Sunday 23 November 2014

Ireland's 'Mr Lettuce' gets big boost from using hi-tech water

Tom Prendeville

Published 17/08/2014 | 02:30

MARTIN JONES: Ireland’s lettuce king grows 8m heads of crunchy salad a year in Rush
MARTIN JONES: Ireland’s lettuce king grows 8m heads of crunchy salad a year in Rush

Commercial fruit and vegetable growing is a fiercely competitive business where the profit margins are razor thin and can be as low as 3pc.

Not surprisingly, the number of large growers in Ireland in areas such as lettuce has dwindled in recent years from twenty to just five. Expensive fixed overheads such as winter heating and fertilizer are the bane of a growers life.

However, if a farmer could increase his crop yield by 20pc at no extra cost he could triple his profit margin. A new Irish technology Vi-Aqua which energises water has made the impossible possible.

Developed by Professor Austin Darragh and Dr JJ Leahy of Limerick University's Department of Chemistry & Environmental Science, the eco-friendly technology uses nothing except the natural elements of sunlight, water, carbon dioxide in the air and the minerals in the soil.

Martin Jones of Salad Ways in Rush, County Dublin, is the largest lettuce grower in Ireland. With 22 acres under glass he grows eight million heads of lettuce a year.

A former board member of Bord Bia's Horticulture Board for nine years, he is more familiar than most when it comes to innovations in growing. Now thanks to Vi-Aqua his farm is reaping the benefits: "There has been a 30pc to 40pc improvement in winter production from October to March; which is important, because you sell more lettuce in January than in July due to all the women going on a diet.

"The centre of the glasshouse is usually warmer, but in the winter for about 8 metres all around the perimeter it is generally cooler; so the crop would be 30pc to 60pc lighter. We now get a good crop around the edges of the glasshouses.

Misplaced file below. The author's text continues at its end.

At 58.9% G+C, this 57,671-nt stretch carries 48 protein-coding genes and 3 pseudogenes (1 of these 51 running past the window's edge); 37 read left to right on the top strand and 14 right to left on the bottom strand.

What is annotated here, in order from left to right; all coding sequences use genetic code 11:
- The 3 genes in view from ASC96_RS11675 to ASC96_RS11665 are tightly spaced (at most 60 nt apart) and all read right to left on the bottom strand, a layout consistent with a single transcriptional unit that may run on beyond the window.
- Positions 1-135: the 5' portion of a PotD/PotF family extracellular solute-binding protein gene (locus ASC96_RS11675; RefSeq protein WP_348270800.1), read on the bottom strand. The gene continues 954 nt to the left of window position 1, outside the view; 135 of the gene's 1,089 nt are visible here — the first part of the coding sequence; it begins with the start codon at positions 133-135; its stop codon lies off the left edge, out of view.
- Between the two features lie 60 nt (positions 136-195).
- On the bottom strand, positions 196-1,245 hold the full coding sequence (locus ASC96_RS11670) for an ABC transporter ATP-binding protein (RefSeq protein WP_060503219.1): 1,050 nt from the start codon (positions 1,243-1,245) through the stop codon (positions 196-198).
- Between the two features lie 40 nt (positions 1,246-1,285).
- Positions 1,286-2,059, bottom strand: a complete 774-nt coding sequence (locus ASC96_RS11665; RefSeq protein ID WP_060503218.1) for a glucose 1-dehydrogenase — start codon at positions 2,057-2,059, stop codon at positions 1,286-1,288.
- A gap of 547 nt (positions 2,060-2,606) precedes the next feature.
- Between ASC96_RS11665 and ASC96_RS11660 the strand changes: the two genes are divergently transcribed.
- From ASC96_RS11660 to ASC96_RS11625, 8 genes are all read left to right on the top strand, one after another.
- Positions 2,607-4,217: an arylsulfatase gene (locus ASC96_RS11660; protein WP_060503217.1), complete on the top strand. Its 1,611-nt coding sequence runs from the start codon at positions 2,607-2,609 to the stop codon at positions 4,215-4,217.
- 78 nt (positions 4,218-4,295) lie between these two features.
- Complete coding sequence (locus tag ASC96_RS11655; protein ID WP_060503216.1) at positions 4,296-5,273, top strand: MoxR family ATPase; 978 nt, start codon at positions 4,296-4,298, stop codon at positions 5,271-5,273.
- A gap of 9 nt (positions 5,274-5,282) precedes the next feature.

"The lettuce grows quicker, and Vi-Aqua keeps it growing all the time. The plants are also more disease resistant and there are no blemishes on the leaves, which is important; with 90pc of the lettuce going to the supermarkets I need a first-class product.

"Vi-Aqua breaks the surface tension in the water so the plant gets the nutrients better from the ground. You get more value out of your water so you use less fertiliser. I am very happy with Vi-Aqua- it gives you the edge." added Martin Jones.

Rush Bulbs and Flowers, which employs 18 staff, is Ireland's largest flower grower. The busy 100-acre farm produces 15,000 cut flowers a day ranging from gladiolas to lilies and tulips. According to director Michael Ruigrok, the new technology has been a winner from the word go.

"We used to lose almost 25pc of the roses that we imported from Kenya. They would develop an air pocket in the stem and wilt - that was the norm. We then put the roses into Vi-Aqua treated water and the problem was reduced to zero.

"With Vi-Aqua we went from two crops of lilies a year to three. Using treated water, the plants are more vibrant looking and you see better colours and good dark rich green stems and leafs.

"The flowers are also much sturdier and less fragile. It is natural and you use less chemicals which is better for the pocket. Between Vi-Aqua and a combination of dung we now use little or no fertiliser," added Michael Ruigrok.

Some technologies are an overnight success. However, for Vi-Aqua it took over a decade to become an overnight success. Despite early recognition from Kew Royal Botanic Gardens, the technology is only now starting to go mainstream commercially.

"A three-year endorsement agreement was set up by Kew Enterprise initially with Vi-Aqua Limited in 2003 to allow the Kew logo/trademark to be used in connection with the Vi-Aqua. The agreement was renewed in 2006," explains Bronwyn Friedlander, spokesperson for Kew.

The unique endorsement lapsed after six years. The Viaqua.com manufacturing plant is based in Limerick.

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